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Hector BERLIOZ (1803-1869)
Symphonie fantastique, Op. 14 (1830) [54:58]
Overture: Béatrice et Bénédict (1862) [8:14]
Scottish Chamber Orchestra/Robin Ticciati
rec. 7-10 October 2011, Usher Hall, Edinburgh, UK. Stereo and multi-channel
LINN CKD 400 [63:12]

Experience Classicsonline


 
 
Eyebrows were raised when it was announced that Robin Ticciati would open the Scottish Chamber Orchestra’s 2011-12 season with Berlioz’s Symphonie Fantastique. Berlioz wrote it for a much bigger size of orchestra than the SCO, after all, and unsurprisingly they had never played it before. However, Ticciati is a great fan of Berlioz’s music and, as it turns out, a great interpreter of it too. I was a little underwhelmed by the concert itself, but the orchestra took the music into the studio the following week and the CD that has ensued is thrilling from start to finish.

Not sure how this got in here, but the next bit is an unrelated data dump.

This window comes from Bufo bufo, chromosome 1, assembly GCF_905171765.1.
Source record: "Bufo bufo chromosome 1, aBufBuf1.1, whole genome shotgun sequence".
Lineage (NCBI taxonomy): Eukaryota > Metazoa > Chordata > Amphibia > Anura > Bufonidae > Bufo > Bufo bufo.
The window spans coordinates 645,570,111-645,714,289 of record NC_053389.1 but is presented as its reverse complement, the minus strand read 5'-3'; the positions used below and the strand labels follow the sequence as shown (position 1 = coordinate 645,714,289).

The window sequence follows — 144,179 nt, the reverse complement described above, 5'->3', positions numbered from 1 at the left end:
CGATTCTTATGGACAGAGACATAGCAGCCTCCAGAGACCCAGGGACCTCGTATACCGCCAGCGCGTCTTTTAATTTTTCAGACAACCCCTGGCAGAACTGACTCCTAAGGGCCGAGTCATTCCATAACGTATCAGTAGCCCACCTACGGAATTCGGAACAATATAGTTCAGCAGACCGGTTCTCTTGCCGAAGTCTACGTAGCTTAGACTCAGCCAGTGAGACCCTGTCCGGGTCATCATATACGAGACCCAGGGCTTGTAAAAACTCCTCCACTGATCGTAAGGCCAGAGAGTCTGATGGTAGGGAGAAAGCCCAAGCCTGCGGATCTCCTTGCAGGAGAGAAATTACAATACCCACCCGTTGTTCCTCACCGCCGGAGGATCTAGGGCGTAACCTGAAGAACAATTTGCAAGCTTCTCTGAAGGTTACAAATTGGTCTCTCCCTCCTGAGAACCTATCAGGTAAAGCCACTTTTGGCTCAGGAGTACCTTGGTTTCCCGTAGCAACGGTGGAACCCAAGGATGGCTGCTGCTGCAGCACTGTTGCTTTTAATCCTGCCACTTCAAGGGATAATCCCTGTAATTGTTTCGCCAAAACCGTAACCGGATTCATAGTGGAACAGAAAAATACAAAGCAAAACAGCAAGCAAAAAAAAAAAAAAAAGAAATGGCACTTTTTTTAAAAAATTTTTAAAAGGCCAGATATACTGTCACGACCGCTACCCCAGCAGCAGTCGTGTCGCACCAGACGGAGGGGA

Playing the Symphonie Fantastique with an orchestra of this size forces new revelations on the ear. There are predictable gains in clarity as inner textures are opened out and laid bare, but Ticciati’s other interpretative decisions are every bit as interesting as the size of his orchestra. The strings, for instance, play without vibrato but on modern instruments. This can lend a slightly pale quality to the sound, but it is applied selectively. When it is, however, it is used to outstanding effect, for example when it accentuates the sense of longing in Reveries section: those sforzando-like cries in the introduction sound like stab wounds. Clearly we are hearing the tale of an artist who suffers at the very extremes of his artistic and emotional being. The size of the orchestra combined with this playing style brings fantastic clarity: the way the horns ring out against the strings at the end of the 1st movement introduction is remarkable, something I noticed in a way I never had before; then the two ff chords that launch the idée fixe ring out like clarion calls to thrilling effect. In fact, the willingness to embrace the extremes of dynamic is a characteristic of this reading - and of the excellent recording. Ticciati is unafraid to embrace the very loud and the very soft and to place them in stark juxtaposition when required. After all, isn’t this one of the most extreme symphonies ever composed, by whatever standard? For all their period style, the strings are still unafraid to embrace the red-blooded Romanticism of the piece: listen to the relish with which the cellos and basses plunge through the slur Berlioz gives them at 11:33 in the first movement before the final, most frenzied statement of the idée fixe, which then sounds properly demented, almost as though it’s straining at the very boundaries of what we expect an orchestra can do - and wouldn’t Berlioz be pleased with that?